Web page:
The Norman Conquest

At the beginning of May 1169, three single-masted longships beached at Bannow Bay, County Wexford. They had sailed from Milfordhaven in Wales, and on board were Normans, Welshmen and Flemings. Their leader was Robert FitzStephen, a Welsh warlord, and they made camp on Bannow Island, separated from the mainland by a narrow channel which has since silted up. A day later, two further ships arrived under the command of Maurice de Prendergast, bringing their numbers to around 600. The Norman Conquest They were soon joined by 500 Irish warriors led by Dermot MacMurrough, King of Leinster. A century had passed since the Battle of Hastings, when William the Conqueror had launched the Norman invasion and systematic colonisation of England. Now the Norman conquest of Ireland had begun.

The invasion of 1169 sprang from the long-standing enmity of Dermot MacMurrough and Tiernan O'Rourke of Breifne, a more northerly kingdom. Dermot had once abducted Tiernan's wife Dervorgilla, and in 1166 Tiernan sought revenge. Dermot, forced out of his headquarters at Ferns, fled to England. He landed at Bristol, and eventually made his way to Aquitaine in France, where he appealed to Henry II for help. Although he was King of England, Henry was a French-speaking Norman much preoccupied with controlling his French territories. However, he had contemplated an invasion of Ireland as early as 1155, with the approval of the only English Pope, Adrian IV, and he readily authorised Dermot to seek allies among the Norman lords in Britain.

Returning to Bristol, Dermot was initially unsuccessful, so he turned his attention to Wales, where the Normans were perpetually engaged in warfare against the native Welsh. Richard FitzGilbert de Clare, Earl of Pembroke, proved an attentive listener. Pembroke, known as Strongbow, was an experienced campaigner, but he had fallen out of favour at Henry's court. Ireland offered an opportunity to restore his standing and add to his wealth, but he put a price on his assistance. He was to marry Dermot's daughter Aoife, and in time succeed to the kingship of Leinster. With Strongbow's approval, Dermot won the support of FitzStephen and other Welsh-Norman lords, to whom he promised grants of land. He returned to Ireland with a small army in 1167, but wasCastle defeated by his old enemy Tiernan O'Rourke and forced to pay one hundred ounces of gold in reparation for the abduction of Dervorgilla. Two years later, it would be a different story.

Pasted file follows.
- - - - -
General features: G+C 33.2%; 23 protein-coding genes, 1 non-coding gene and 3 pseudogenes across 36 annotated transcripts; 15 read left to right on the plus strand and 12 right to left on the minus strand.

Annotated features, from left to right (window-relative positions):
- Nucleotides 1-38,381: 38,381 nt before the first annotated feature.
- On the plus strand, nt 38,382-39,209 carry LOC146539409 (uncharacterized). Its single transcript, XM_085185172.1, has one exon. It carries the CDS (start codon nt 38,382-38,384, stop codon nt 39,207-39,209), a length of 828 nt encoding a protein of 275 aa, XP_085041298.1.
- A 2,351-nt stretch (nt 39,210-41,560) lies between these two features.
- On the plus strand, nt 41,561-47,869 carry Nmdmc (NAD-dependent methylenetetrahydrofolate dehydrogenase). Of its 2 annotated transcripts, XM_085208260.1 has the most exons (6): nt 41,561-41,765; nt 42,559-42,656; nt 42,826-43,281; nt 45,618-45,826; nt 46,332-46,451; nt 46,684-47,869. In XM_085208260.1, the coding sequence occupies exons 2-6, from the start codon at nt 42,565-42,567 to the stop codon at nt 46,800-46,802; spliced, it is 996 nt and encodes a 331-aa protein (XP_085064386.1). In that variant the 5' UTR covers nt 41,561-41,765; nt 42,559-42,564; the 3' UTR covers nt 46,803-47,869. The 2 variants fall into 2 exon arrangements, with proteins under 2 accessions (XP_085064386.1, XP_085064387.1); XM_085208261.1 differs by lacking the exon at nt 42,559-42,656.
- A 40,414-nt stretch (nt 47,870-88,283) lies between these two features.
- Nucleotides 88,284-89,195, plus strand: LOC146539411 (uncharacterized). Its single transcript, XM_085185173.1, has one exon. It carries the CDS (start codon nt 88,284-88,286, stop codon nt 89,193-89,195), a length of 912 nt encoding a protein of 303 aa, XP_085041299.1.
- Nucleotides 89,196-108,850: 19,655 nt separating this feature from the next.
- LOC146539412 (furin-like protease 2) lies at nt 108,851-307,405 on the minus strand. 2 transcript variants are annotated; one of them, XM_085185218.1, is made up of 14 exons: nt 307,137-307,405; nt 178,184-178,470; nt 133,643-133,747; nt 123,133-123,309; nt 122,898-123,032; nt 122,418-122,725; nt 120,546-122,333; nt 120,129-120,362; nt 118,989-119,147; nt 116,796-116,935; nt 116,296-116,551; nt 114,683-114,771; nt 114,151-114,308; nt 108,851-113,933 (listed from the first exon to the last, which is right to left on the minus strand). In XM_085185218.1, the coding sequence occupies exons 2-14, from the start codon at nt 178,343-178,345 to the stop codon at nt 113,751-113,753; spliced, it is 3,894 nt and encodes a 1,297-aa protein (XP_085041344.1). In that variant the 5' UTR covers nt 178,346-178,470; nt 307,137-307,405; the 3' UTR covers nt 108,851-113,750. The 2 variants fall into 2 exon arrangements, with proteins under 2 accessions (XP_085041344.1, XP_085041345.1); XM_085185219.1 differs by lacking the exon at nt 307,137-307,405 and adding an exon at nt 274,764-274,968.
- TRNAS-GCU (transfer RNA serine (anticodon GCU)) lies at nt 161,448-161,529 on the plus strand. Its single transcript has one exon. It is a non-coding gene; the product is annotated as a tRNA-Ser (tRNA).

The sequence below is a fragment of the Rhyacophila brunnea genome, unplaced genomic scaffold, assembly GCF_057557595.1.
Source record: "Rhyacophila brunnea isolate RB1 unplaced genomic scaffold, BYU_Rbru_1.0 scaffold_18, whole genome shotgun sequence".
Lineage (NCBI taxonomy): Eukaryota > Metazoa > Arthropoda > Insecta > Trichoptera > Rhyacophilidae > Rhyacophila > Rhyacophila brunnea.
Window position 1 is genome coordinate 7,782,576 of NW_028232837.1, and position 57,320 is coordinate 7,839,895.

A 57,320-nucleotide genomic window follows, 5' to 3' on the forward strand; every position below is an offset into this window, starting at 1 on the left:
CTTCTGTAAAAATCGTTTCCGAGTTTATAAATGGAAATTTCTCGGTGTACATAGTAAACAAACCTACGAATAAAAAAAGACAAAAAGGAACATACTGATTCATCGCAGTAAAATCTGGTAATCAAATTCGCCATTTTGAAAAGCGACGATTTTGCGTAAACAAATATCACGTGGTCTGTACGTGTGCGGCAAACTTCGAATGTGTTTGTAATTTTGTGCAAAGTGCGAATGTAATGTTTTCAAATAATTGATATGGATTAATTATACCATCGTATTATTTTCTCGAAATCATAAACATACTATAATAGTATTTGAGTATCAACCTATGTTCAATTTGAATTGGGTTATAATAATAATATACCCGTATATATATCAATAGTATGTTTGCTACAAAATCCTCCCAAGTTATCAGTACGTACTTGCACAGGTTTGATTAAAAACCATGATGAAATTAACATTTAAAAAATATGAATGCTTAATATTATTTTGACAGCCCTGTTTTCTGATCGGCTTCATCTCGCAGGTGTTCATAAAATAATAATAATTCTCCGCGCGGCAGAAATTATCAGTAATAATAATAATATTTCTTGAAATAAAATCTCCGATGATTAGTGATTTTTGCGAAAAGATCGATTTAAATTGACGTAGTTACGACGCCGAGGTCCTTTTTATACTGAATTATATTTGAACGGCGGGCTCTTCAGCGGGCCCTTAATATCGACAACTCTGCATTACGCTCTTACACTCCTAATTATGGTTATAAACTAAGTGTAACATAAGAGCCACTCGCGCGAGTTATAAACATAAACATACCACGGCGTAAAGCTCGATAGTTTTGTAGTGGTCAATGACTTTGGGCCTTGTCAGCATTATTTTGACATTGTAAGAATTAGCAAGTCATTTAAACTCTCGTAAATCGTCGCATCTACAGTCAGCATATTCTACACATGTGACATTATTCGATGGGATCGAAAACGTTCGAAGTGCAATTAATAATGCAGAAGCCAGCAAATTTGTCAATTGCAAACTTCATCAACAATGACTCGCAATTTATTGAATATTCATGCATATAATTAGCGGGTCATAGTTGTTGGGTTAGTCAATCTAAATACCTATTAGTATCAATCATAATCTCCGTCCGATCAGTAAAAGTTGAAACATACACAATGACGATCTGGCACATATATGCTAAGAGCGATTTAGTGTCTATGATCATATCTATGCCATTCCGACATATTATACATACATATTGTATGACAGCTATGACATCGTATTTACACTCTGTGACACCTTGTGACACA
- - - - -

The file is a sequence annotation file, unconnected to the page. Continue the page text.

From Bannow the combined armies headed towards Wexford, a Norse seaport some twenty miles away. There was a brief skirmish at Duncormick, before the assault on Wexford's walls. After some resistance, the Norsemen acknowledged the superiority of the armoured knights and their archers and surrendered the town. A year later, in response to a plea from Dermot, Strongbow despatched a small force under Raymond le Gros. It landed at Baginbun, near Bannow, and immediately routed a strong army of Irishmen and Norsemen from Waterford, inspiring the couplet: "At the creek of Baginbun, Ireland was lost and won." Strongbow himself arrived with 1,200 men in August 1170, stormed Waterford, where he married Aoife MacMurrough, and within a month had captured Dublin.

With Dermot's death in May 1171, Strongbow became King of Leinster, and his skilful knights and archers continued to defeat larger Irish and Norse armies. The arrival of Henry II in October 1171 launched a new phase of the conquest. By grants of land , the King encouraged his barons to gain control of most of Ireland, marking their advance with formidable castles. A justiciar or king's lieutenant was appointed to head a central government in Dublin. Irish parliaments were occasionally summoned, and from 1297 included elected representatives. However, Gaelic resistance to the Norman conquest was never wholly eliminated, and the foundations were laid for eight centuries of Anglo-Irish conflict.